Two Way Range

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There’s a big difference between the competition world and the combat-focused shooting world. Competition shooters don’t get shot at.

Cardboard/paper/steel targets don’t shoot back.

These are popular assessments given by usually low-skill people as an excuse for why they cower from competition. True, competition is done on one-way ranges. Nobody is supposed to get shot at a match. However, all forms of instruction, training, and practice exercises and drills are all also one way, no matter how military/LEO, tactical, or “high speed” it is (or you think it is.)

How many incoming live rounds did you receive during your combat-focused shooting training/class/instruction/exercise/drill? How many people were shot and hit with live ammunition on purpose? What was/is the stated acceptable casualty rate? How many people are typically shot during the conduct of it? How many times have you been purposely shot in a training environment?

If the answer is zero, you’re still on a one-way range, just like in the competition world. Combat-focused shooting that does not involve people actually trying to hit you with live ammunition is still a one-way range. And if there is no value found in a one-way range, then all forms of military, police, and tactical training are equally suspect. Done while lacking a measured result in a competitive format makes the experience less stressful than a match.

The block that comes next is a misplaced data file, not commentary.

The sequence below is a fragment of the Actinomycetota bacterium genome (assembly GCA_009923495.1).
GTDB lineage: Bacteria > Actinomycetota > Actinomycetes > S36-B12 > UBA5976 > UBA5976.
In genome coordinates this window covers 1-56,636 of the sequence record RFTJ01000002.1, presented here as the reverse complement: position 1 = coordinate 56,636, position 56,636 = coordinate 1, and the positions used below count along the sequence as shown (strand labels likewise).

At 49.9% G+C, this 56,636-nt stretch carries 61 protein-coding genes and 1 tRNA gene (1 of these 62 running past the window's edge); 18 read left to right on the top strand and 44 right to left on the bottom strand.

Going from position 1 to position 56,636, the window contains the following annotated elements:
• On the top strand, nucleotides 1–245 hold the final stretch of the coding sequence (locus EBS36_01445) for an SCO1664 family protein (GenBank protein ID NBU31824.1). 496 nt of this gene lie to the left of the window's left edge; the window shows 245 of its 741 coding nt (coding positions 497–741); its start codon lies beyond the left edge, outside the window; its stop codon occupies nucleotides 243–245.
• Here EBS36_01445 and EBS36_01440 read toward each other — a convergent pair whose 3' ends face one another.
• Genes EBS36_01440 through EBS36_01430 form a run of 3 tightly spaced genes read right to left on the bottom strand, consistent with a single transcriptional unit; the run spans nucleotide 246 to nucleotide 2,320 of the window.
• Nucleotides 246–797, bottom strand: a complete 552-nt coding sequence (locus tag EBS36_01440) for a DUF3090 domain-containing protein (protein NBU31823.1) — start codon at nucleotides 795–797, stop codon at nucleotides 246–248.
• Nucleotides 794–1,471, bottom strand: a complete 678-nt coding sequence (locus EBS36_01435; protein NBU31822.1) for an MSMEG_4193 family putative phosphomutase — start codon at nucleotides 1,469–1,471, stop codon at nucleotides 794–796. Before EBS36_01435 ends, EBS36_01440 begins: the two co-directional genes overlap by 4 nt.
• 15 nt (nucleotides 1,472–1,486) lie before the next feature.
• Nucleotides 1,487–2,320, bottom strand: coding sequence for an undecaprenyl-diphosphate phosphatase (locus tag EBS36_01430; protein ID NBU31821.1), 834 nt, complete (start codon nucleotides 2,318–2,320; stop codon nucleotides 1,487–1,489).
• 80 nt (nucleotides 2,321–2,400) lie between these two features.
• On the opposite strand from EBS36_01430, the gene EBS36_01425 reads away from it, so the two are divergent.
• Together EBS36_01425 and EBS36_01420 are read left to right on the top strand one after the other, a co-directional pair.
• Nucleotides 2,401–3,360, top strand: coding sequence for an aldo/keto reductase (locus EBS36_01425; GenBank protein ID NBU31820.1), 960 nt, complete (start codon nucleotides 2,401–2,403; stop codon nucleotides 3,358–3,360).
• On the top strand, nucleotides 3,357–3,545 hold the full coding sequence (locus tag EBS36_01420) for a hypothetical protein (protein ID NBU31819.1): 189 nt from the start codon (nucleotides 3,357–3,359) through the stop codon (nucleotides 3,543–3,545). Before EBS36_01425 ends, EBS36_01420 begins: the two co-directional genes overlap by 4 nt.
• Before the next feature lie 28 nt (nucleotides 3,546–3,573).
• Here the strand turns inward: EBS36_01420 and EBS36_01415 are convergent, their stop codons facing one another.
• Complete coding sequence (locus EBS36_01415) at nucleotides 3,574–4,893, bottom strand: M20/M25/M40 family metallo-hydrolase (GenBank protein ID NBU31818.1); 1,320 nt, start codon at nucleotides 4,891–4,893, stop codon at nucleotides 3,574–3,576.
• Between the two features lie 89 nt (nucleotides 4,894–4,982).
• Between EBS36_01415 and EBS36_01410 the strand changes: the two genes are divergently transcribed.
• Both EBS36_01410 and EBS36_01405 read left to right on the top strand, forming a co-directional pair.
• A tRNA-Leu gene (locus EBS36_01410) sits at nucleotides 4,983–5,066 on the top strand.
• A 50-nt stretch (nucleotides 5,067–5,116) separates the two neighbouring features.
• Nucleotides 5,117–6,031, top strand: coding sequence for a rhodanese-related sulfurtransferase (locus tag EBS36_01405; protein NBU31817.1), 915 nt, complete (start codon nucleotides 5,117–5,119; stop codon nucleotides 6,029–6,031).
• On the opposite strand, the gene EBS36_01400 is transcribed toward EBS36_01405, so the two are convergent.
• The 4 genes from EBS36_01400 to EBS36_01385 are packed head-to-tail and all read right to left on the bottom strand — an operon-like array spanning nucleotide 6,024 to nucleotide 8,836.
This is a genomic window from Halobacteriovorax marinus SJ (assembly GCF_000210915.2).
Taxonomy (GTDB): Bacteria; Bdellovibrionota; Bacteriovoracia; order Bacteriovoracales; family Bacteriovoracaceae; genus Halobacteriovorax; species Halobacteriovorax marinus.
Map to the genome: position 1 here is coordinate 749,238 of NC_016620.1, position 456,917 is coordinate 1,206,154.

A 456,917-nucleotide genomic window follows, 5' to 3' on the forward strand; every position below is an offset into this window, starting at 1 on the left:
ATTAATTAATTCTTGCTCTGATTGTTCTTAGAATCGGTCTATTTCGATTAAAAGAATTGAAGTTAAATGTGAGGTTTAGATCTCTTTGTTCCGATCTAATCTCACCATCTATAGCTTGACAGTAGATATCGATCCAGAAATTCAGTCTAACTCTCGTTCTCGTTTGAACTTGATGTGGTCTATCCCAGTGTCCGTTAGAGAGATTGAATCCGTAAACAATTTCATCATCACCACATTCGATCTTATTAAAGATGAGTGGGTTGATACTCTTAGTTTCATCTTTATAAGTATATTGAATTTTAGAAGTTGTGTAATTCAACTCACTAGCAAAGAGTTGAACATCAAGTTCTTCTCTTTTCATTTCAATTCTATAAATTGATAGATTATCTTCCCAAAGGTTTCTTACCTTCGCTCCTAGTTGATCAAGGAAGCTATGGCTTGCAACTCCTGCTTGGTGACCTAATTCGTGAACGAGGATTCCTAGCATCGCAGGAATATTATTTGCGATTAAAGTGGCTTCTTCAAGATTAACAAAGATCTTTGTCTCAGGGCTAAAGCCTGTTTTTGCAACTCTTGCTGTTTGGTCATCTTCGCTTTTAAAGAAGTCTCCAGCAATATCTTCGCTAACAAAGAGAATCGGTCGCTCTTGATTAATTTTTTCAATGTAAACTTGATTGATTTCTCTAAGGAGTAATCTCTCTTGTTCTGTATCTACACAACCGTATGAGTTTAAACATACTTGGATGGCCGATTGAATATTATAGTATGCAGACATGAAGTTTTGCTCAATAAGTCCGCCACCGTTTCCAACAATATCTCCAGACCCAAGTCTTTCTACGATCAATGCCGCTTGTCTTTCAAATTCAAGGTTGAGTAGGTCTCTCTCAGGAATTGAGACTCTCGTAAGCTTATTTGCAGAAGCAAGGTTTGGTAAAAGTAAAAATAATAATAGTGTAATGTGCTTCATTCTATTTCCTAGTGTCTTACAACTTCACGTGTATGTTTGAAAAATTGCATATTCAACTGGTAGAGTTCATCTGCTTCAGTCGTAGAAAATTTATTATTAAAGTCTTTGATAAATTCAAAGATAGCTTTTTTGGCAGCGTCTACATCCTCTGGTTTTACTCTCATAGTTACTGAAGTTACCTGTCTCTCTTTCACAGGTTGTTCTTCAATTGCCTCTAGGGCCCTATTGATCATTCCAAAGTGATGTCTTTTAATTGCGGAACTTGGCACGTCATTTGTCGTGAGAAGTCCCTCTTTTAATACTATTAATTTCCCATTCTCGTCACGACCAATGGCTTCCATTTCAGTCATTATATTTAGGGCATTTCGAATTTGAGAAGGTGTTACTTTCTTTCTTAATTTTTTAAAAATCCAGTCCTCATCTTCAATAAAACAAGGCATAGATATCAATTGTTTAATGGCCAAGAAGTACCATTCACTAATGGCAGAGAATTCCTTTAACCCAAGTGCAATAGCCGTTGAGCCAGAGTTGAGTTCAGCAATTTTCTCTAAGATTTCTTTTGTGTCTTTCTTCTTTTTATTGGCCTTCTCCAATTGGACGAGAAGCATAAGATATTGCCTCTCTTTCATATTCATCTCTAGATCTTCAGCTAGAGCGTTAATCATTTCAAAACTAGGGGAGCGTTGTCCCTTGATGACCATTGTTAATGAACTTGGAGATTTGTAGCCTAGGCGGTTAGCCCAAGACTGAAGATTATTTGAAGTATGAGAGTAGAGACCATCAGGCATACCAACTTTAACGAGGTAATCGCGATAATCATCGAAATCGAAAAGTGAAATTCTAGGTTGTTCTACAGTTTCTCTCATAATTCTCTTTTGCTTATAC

No, force-on-force is NOT a true two-way range because you know in advance a “lethal” hit won’t kill. Sim rounds, be it Simunitions, UTM, Airsoft, MILES (Multiple Integrated Laser Engagement System), Paintball, Laser Tag, Nerf Blaster, squirt gun, or anything else is purposely used because it can’t cause more than minor injury with proper safety precautions. Everyone starts the exercise knowing they aren’t supposed to be hurt no matter how it goes.

Even various ridiculous “training” videos showing personnel shooting live ammunition toward other people still isn’t a two-way range.

https://www.facebook.com/armyinside/videos/1655962138041846/

Still not a two-way range


Still not a two-way range

https://www.facebook.com/KaBaEnvironment/videos/1656137297735660/

Still not a two-way range

https://www.facebook.com/InstrutorDeArmamentoETiro/videos/1217181631725946/

Still not a two-way range

Yes, that is live ammunition being used with personnel downrange. No, I don’t recommend it. Despite the theatrics, this still is not a two-way range. Neither the cadre nor trainees are trying to hit other people. Bullets are being launched in their general direction, but that also happens to pit pullers in the target butts on a KD range. Nobody is being shot on purpose.